Gene Therapy is the introduction of genetic material into host cells with the goal of treating or curing disease. Many diseases are caused by “damaged” genes that result in a deficiency in an essential protein. Introducing the correct gene to the patient allows the patient’s own body to produce the missing protein and treat the disease. AGTC’s research efforts focus on the use of Adeno-Associated Virus (AAV) as the vehicle to deliver genes to human cells.
AAV is a small, stable virus that has never been shown to cause disease in humans even though the majority of the population has been exposed. The wild-type virus has only two genes and cannot replicate itself without helper functions provided by another virus. To produce a vector to treat a specific disease, the viral genes are removed and replaced with a specific therapeutic gene. In some cases a regulator, which can turn the protein expression on or off, and/or a promoter to enhance expression of the protein in a specific tissue type, are also inserted into the virus.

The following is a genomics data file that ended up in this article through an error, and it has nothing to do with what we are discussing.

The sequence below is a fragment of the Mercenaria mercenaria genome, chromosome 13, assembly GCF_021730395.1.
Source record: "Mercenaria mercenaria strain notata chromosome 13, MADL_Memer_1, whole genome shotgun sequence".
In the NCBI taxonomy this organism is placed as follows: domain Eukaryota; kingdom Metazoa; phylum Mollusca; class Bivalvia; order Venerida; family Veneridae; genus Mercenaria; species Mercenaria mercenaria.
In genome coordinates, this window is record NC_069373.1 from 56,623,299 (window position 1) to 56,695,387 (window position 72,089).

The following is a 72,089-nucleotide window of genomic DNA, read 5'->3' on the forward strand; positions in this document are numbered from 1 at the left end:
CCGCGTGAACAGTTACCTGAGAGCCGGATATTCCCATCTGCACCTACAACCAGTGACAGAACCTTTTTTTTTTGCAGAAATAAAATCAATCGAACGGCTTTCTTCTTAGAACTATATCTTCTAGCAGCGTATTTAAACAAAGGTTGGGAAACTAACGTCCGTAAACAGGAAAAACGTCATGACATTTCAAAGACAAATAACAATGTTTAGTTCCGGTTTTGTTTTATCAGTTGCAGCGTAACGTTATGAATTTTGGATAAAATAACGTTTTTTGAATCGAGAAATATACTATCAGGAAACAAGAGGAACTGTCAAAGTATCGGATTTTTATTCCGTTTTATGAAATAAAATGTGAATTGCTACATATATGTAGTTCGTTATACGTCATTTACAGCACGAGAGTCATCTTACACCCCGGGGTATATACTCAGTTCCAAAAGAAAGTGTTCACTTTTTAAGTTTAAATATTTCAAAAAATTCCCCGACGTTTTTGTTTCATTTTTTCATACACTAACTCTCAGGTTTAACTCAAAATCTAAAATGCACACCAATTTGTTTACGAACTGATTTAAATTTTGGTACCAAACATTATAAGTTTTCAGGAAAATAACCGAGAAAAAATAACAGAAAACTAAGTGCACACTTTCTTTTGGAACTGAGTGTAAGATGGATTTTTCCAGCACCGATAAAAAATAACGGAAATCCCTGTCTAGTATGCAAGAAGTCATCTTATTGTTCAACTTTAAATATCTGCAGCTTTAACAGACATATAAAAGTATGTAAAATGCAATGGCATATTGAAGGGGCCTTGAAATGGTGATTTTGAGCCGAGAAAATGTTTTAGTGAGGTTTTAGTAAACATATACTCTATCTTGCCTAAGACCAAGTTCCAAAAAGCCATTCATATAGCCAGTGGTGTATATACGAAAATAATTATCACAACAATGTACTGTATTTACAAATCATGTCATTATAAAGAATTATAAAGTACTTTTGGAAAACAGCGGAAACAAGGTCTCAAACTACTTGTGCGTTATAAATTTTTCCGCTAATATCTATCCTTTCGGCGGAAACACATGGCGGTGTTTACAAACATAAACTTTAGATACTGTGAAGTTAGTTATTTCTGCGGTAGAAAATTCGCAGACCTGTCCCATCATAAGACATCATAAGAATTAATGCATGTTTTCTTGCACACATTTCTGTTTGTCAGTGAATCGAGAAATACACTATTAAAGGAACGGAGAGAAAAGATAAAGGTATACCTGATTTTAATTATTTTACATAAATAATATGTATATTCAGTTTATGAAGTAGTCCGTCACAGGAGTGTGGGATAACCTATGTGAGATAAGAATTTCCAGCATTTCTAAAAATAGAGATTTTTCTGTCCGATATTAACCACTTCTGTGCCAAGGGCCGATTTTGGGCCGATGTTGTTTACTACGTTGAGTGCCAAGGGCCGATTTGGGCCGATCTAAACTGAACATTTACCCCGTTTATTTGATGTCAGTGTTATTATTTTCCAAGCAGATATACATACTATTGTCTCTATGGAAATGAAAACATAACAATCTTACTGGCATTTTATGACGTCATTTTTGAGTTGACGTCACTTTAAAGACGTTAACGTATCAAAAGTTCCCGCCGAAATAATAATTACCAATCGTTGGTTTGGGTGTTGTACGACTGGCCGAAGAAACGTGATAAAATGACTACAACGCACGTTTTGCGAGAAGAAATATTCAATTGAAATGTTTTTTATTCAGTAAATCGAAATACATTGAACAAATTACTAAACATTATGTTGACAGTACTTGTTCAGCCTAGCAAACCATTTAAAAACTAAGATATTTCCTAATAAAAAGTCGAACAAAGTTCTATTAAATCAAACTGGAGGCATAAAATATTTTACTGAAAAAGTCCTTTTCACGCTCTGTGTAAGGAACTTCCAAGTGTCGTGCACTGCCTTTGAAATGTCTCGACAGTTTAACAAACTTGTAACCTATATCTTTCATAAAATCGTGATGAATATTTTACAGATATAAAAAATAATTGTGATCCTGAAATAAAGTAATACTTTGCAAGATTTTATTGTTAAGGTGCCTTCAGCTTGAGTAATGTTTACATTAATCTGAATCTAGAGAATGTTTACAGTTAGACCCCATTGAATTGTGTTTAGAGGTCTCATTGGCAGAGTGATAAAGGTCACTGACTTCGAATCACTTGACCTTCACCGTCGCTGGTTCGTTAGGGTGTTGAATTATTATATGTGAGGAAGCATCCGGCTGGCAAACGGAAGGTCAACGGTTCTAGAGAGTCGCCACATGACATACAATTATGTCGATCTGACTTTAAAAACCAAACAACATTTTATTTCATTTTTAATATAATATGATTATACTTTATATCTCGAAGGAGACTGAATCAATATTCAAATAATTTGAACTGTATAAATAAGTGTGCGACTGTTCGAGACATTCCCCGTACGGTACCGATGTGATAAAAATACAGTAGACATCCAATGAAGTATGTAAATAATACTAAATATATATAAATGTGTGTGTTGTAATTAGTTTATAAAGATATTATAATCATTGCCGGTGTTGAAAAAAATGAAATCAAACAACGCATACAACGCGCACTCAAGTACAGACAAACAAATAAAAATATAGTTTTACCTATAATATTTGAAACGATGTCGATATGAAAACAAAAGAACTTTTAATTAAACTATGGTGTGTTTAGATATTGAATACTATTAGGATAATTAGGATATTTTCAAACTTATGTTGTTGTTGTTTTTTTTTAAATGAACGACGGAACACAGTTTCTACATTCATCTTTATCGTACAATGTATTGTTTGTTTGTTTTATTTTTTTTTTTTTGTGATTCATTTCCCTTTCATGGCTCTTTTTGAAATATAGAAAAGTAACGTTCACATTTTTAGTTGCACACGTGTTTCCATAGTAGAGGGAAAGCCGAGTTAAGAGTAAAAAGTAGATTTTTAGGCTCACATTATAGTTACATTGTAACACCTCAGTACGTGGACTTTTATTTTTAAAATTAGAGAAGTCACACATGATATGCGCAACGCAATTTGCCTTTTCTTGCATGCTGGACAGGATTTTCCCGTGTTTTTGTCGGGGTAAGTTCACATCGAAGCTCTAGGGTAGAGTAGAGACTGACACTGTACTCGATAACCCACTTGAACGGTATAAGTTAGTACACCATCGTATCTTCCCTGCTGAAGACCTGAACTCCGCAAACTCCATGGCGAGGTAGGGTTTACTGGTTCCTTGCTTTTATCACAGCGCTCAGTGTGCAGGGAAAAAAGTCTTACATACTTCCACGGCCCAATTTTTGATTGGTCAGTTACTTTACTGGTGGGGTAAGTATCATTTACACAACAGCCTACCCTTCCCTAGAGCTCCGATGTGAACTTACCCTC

AAV is an ideal virus to use as the vehicle for gene transfer because:
- AAV is a simple, easily manipulated virus
- AAV can deliver genes to both dividing and non-dividing cells
- AAV can deliver genes to a wide variety of tissue types
from muscle to brain
- AAV has never been shown to cause disease
- AAV elicits only weak immunologic responses
- AAV allows expression of proteins in the host cells for
long periods of time without integration into the host cell DNA.